See also: sénescent



From Latin senescens, present participle of senescere (to grow old), from senere (to be old), from senex (old).



senescent (comparative more senescent, superlative most senescent)

  1. Growing old; decaying with the lapse of time.
    • 1859, Edgar Allan Poe, “Ulalume”, in The Works of the Late Edgar Allan Poe, volume 2:
      And now, as the night was senescent / ⁠And star-dials pointed to morn— / ⁠As the star-dials hinted of morn— / At the end of our path a liquescent / ⁠And nebulous lustre was born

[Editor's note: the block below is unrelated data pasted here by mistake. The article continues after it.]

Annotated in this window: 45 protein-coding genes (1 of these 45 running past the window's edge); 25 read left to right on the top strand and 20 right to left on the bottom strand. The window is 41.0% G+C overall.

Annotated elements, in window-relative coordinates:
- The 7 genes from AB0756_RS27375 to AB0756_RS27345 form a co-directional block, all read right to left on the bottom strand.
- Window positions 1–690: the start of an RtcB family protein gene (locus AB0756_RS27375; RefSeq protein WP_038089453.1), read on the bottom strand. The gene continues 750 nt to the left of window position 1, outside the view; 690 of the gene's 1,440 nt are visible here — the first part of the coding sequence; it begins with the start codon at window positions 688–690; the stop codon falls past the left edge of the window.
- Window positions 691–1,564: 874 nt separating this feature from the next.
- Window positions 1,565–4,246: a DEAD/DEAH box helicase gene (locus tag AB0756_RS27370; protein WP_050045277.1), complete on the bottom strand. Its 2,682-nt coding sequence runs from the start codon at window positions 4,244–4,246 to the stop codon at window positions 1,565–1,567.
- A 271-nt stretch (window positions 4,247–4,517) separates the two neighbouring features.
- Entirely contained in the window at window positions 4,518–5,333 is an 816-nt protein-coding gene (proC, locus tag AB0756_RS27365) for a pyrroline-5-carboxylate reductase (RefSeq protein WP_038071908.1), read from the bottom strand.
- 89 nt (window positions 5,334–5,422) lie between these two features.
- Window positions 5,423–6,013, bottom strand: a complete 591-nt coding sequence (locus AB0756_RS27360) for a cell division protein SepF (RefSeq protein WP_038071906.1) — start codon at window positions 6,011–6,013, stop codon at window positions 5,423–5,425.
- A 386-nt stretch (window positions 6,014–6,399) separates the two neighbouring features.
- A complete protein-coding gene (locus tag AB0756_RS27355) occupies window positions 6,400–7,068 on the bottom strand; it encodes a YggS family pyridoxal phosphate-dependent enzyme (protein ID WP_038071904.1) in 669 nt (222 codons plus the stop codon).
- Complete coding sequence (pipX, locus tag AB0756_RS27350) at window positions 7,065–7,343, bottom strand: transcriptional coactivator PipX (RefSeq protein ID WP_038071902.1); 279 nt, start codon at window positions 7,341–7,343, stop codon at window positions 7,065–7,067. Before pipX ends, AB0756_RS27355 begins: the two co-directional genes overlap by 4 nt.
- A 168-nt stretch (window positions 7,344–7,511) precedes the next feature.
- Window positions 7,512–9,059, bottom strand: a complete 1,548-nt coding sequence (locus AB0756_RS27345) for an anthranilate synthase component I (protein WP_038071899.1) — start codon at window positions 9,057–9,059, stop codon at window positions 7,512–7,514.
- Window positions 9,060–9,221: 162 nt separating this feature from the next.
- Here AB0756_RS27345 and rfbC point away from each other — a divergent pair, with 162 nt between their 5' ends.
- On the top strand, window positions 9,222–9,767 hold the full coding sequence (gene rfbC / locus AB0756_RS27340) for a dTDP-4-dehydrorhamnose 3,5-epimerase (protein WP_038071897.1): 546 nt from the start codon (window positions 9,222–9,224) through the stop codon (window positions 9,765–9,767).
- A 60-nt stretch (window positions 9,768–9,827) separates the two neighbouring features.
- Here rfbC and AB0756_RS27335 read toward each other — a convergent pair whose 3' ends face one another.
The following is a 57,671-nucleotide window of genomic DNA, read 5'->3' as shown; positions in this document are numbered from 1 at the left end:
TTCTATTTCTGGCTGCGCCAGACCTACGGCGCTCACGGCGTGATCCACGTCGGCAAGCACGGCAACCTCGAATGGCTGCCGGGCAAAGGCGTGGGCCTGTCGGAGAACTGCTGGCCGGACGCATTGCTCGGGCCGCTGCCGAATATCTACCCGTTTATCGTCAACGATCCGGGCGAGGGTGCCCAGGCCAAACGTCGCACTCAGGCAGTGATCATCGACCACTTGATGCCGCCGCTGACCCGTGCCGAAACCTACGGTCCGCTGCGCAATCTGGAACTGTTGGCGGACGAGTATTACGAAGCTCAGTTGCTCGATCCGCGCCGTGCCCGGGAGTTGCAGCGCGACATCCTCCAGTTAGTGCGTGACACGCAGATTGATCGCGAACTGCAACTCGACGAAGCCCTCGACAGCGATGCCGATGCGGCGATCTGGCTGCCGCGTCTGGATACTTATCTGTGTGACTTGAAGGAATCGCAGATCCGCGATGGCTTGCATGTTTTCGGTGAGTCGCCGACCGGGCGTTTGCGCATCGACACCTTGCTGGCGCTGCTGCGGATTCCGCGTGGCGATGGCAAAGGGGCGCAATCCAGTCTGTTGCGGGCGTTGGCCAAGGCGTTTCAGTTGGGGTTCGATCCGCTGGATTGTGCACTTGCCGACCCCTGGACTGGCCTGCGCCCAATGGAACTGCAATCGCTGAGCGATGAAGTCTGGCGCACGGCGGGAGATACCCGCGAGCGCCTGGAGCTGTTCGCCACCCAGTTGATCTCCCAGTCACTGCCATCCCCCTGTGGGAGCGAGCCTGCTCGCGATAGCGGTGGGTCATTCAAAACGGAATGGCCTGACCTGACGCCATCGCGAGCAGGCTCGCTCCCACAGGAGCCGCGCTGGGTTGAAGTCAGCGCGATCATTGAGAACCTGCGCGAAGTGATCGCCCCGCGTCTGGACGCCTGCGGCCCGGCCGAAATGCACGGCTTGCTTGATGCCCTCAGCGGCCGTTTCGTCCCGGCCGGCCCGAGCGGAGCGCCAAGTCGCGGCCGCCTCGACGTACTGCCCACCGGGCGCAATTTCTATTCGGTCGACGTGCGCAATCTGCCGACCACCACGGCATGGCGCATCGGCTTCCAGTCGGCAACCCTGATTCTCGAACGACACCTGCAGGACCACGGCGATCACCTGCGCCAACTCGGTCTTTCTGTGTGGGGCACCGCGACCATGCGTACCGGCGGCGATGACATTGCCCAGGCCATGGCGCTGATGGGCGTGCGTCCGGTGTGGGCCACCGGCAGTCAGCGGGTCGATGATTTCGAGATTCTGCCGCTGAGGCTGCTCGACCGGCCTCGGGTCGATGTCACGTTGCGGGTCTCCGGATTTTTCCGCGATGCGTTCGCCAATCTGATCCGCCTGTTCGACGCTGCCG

• 1905 March, Joseph Jastrow, “The Natural History of Adolescence”, in Popular Science Monthly, volume 66:
      The history of philosophic opinion itself in interpreted by Dr. Hall in terms of a similar development, in which immature adolescent systems, staid senescent and blasé philosophies have appeared and appealed to their public in direct relation to the status of the culture-periods in which they found origin and favor.
  2. Characteristic of old age.
  3. (cytology, of a cell) That ceases to divide.
    • 1919, Boris Sidis, The Source and Aim of Human Progress:
      When such lines and forms of organic development prevail, the individual, as the cell of the body, becomes soon senescent, drifting inevitably into age, decay, and death.

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  1. third-person plural future active indicative of senēscō